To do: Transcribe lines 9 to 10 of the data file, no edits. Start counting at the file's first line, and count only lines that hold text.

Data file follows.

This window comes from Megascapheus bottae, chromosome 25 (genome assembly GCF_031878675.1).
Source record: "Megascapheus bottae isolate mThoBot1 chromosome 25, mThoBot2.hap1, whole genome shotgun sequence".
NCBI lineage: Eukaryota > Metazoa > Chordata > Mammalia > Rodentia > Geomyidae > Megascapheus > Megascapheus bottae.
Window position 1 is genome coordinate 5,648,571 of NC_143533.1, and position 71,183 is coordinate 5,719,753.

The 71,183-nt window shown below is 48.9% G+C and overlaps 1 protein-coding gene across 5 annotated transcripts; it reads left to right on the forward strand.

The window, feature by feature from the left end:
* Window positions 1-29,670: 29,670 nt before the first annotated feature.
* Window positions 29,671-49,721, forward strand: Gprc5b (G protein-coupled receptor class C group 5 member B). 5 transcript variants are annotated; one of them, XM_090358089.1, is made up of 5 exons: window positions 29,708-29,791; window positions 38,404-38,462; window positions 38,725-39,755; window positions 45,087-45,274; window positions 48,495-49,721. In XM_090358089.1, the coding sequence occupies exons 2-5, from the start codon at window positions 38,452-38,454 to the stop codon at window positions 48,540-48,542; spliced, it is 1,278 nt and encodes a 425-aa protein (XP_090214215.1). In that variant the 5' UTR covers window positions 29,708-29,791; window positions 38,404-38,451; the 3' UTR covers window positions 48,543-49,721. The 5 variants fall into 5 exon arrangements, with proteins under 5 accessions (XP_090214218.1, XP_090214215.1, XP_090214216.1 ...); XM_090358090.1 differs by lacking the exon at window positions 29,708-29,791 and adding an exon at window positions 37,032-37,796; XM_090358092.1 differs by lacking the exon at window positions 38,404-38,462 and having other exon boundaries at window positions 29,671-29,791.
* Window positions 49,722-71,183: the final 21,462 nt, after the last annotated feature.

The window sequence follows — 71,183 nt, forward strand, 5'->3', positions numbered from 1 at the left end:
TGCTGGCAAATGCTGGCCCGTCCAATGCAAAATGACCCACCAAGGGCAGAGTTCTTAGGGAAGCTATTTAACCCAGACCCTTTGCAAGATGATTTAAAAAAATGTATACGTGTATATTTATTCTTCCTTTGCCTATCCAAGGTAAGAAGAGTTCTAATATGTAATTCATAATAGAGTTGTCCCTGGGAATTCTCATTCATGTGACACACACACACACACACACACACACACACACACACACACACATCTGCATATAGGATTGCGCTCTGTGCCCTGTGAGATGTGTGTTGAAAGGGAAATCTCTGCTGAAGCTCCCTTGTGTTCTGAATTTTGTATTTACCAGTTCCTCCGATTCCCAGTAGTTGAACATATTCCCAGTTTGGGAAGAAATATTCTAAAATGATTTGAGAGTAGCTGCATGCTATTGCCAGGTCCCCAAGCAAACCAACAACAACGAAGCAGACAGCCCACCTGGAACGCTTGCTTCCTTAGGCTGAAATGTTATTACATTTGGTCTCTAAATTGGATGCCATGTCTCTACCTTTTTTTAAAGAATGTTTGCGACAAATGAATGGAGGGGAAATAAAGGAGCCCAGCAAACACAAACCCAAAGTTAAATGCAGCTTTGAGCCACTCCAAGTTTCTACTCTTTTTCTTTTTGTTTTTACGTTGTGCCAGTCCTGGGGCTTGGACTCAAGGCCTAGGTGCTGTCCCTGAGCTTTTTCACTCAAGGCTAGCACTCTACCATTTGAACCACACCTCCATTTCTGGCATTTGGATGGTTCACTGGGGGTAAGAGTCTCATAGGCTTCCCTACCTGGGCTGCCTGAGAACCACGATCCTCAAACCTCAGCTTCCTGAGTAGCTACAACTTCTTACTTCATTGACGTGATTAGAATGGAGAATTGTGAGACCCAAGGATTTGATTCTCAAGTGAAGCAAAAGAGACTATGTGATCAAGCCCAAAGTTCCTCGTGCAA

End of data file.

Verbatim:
* Window positions 49,722-71,183: the final 21,462 nt, after the last annotated feature.

The window sequence follows — 71,183 nt, forward strand, 5'->3', positions numbered from 1 at the left end: